Hassan H

Yunus Social Business

This conversation is closed.

Do people really challenge and analyse the information given by the media ?

I think that it's interesting to understand how people create a belief due to the exposure to the media.

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    May 8 2012: Hassan,
    On October 30, 1938, Orson Welles broadcasted his version of "War of the Worlds" on CBS radio, and he presented it in the very same manner that the media was covering the events going on in Europe. It created quite a stir. His reason for doing so was in direct relation to your question. He was disturbed that people believed what the media was presenting without question.

    Just recently, I spoke with a friend who watched a program on "60 Minutes" that covered a group that he was quite familiar with. He says he will no longer watch "60 Minutes" because they presented only what they wanted you to know about that group, and it was completely out of touch with what he knew personally.

    I believe that the media intentionally seeks to create a belief. Not saying that it is always wrong. I only cited the above examples to show that it is not always right. People need to think for themselves and not make decisions based solely on what the media presents to them.
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      May 8 2012: Very Wise answer Roy! thank you so much for your contribution.
  • May 7 2012: I don't know what "people" do; go interview a bunch of people and find out. I know I question everything I read or see. Journalism, mainstream and on the web, is horrendous and usually fails to analyze or answer even the basic questions of who, what, when, or where. Much less trying to tackle the big question of why? If you are really interested why don't you set up a website with articles people can read and then ask them whether they believed it or not and whether they fact-checked any of the information in the article. Would be very interesting to see the results.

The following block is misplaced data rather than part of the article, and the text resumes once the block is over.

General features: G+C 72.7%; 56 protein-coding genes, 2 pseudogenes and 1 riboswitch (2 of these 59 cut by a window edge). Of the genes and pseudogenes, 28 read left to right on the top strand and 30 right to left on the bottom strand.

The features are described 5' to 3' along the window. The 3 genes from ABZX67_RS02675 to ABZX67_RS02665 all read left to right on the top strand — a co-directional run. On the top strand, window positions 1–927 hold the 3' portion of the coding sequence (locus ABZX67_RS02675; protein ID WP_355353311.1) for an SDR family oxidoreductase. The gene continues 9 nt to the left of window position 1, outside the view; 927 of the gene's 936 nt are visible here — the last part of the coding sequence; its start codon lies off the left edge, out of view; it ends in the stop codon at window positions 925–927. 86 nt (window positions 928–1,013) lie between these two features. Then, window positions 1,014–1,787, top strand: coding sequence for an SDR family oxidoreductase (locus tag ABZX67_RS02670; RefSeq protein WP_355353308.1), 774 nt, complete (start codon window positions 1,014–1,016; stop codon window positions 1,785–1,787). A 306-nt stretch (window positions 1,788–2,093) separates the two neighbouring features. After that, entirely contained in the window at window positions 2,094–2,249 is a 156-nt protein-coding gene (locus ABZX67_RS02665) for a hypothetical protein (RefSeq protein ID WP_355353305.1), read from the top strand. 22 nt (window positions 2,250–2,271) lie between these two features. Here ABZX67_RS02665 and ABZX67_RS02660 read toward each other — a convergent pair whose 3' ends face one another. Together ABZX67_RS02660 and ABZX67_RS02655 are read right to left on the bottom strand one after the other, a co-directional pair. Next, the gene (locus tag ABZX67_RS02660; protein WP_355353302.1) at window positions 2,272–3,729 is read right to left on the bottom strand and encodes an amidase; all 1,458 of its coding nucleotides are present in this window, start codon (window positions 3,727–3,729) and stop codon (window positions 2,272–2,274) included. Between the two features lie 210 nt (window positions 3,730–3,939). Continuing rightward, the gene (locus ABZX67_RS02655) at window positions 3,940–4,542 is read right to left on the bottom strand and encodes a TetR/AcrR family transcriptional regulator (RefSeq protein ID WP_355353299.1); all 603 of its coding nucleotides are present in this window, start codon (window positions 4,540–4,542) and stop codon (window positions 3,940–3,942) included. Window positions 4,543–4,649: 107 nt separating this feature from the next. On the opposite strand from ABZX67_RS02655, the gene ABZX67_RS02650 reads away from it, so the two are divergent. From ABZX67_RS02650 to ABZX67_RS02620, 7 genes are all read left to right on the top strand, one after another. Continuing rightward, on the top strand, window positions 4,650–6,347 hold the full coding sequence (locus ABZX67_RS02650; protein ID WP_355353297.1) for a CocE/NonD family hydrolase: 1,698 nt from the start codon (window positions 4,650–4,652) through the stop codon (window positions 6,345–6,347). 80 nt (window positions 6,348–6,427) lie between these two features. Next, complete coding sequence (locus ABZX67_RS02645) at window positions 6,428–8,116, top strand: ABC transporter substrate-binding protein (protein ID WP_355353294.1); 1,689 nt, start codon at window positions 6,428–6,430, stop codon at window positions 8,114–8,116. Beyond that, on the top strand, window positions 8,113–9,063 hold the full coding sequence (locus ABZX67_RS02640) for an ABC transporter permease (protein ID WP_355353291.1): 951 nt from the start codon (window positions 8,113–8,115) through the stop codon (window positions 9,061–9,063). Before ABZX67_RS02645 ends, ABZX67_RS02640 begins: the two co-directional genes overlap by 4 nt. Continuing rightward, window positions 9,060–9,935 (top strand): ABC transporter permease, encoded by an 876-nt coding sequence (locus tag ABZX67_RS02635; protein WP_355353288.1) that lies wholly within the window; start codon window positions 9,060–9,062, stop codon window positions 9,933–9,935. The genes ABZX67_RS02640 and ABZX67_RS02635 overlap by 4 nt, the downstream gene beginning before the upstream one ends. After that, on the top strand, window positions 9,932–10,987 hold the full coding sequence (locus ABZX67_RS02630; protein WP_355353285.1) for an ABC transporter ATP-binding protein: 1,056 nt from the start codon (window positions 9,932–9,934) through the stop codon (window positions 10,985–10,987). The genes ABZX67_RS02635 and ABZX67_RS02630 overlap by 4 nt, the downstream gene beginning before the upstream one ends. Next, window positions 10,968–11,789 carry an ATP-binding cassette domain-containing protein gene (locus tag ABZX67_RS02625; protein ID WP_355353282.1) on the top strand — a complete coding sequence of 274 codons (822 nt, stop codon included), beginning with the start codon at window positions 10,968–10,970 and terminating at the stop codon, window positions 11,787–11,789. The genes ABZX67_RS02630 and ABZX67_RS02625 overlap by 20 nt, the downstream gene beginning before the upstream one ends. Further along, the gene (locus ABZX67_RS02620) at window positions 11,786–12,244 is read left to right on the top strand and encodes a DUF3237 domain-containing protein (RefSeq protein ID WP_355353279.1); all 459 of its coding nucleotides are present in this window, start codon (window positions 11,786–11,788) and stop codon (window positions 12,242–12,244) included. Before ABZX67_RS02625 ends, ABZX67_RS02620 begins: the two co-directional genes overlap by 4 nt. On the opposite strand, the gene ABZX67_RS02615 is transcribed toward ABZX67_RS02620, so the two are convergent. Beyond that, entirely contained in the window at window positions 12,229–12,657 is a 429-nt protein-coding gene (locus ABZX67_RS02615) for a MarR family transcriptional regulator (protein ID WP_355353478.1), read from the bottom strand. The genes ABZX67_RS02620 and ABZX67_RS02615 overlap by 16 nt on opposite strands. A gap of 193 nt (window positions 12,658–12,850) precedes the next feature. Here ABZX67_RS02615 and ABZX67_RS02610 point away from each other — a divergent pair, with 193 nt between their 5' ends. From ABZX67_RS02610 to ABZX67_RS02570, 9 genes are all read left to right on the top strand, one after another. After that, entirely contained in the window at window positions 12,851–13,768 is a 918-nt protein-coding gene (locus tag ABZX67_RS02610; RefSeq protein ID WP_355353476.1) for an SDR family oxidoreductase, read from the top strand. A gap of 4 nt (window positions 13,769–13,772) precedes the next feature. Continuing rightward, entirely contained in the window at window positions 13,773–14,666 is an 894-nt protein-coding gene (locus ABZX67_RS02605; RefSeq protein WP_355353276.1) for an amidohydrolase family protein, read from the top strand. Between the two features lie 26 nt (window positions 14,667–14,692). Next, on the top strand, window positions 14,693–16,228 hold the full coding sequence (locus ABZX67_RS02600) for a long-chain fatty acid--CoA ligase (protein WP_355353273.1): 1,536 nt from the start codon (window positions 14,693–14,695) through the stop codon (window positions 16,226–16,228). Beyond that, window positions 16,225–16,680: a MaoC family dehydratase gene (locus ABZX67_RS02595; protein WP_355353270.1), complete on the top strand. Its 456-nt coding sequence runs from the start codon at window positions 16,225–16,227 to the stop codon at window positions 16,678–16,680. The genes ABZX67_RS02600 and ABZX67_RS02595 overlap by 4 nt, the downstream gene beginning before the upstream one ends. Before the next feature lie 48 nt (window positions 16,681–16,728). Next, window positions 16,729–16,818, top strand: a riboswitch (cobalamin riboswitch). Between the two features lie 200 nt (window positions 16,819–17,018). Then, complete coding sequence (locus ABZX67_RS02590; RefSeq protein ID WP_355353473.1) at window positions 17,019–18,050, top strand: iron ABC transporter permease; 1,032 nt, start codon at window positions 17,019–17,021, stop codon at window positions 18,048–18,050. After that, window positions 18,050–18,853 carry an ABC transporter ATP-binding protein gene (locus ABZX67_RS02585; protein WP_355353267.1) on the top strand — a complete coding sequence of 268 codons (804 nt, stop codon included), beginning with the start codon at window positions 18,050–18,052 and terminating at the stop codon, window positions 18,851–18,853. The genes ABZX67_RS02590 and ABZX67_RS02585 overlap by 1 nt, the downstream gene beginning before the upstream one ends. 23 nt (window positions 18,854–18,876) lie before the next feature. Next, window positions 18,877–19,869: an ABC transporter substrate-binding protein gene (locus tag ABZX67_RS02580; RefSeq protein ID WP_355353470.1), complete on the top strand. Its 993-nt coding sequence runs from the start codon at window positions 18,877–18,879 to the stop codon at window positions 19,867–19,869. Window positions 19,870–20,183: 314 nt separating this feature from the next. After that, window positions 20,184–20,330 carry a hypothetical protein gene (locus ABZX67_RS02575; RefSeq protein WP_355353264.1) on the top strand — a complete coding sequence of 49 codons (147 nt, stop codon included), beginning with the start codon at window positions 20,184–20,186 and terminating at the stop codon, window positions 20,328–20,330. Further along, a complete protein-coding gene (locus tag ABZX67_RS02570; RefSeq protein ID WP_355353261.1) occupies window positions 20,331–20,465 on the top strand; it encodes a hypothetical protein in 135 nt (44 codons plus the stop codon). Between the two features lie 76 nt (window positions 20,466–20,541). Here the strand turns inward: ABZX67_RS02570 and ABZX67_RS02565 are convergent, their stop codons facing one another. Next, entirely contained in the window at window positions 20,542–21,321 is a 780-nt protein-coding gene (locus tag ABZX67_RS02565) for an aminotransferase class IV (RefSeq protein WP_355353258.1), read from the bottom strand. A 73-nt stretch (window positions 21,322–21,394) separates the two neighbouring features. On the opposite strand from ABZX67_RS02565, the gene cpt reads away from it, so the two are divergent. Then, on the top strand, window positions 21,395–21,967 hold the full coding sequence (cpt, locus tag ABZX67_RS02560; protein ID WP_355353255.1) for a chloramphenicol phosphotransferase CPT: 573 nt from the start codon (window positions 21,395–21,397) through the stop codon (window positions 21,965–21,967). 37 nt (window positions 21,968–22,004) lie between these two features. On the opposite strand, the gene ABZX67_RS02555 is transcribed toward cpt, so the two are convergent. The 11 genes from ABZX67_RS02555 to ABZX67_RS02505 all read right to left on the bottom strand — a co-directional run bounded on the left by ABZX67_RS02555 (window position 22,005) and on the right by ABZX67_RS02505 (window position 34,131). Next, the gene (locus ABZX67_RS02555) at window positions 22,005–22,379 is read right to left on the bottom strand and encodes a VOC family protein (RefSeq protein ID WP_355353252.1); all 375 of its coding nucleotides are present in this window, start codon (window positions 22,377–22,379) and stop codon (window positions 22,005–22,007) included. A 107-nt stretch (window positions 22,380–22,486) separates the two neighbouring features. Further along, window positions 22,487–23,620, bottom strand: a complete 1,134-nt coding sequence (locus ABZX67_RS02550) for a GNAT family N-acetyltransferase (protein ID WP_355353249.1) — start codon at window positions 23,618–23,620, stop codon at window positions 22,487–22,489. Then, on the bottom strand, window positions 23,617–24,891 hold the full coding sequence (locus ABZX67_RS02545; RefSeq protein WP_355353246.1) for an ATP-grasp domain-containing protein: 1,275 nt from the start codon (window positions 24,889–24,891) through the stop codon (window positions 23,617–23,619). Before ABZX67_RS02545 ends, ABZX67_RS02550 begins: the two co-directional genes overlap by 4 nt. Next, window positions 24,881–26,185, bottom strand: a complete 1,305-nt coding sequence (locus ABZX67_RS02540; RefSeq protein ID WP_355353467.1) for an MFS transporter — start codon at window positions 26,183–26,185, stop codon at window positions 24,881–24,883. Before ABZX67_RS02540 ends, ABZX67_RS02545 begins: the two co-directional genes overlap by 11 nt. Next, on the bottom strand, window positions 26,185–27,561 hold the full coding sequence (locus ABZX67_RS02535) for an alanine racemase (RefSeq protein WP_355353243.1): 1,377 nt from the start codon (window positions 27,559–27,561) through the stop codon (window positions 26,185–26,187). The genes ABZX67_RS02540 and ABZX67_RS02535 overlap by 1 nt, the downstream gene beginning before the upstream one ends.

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    May 6 2012: Most do not challenge anything. I wish it was just the media with disinformation. Jane Fonda a known traitor to the US is often asked for a opinion. Snookie speaks at ivy school graduations. Our elected officials took the word of the President that Obamacare was good and never read the document (2000 pages). Clinton and Kennedy had affairs in office and laughed at the American people yet they are often voted as moral, decent, and honorable people. This could go on for a long time but you get the idea. America is in trouble and yet the people still do not have time to look at the facts. I question everything. I write letters, get involved, and am also willing to see the other side when the facts are coompelling. We are entering a political firestorm will you believe all the party has to say or will you learn to think for yourself. I saw a great bumper sticker that made me think. "AM I TO BELIEVE THAT IT IS MORE IMPORTANT WHAT MITT ROMNEY DOES WITH HIS MONEY, THAN WHAT OBAMA DOES WITH MY MONEY." The power of spin doctors to make you look at what they want you to see than what the real issue is.

    By reading the above you may well think you can determine my political affilation .... But like a spin doctor I have led you to where I want you to be. Take the time to sort out the real issues and come to your own decisions. All the best. Bob.
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    May 6 2012: Majority rarely do so fall prey to it........
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    May 6 2012: The problem is not in what people are aware of, it is the stuff that they are not aware of that causes them trouble.
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    May 6 2012: Few people, I think, believe everything they hear. Most people, for example, understand that advertising doesn't present "the whole truth and nothing but the truth." Most people are aware that the news that comes forward is selected less to give a balanced picture of what is happening than to present stories the producers think will grab the viewer's attention. But people seldom have the time and access to gather the information pertinent to every media story to do thorough analysis of the truth, falsehood, or complexity of what the media brings forward and how that is portrayed.
    People may come to accept attitudes that are presented repeatedly if they seem believable rather than entirely far-fetched. Propaganda and other forms of marketing can work this way with words and images.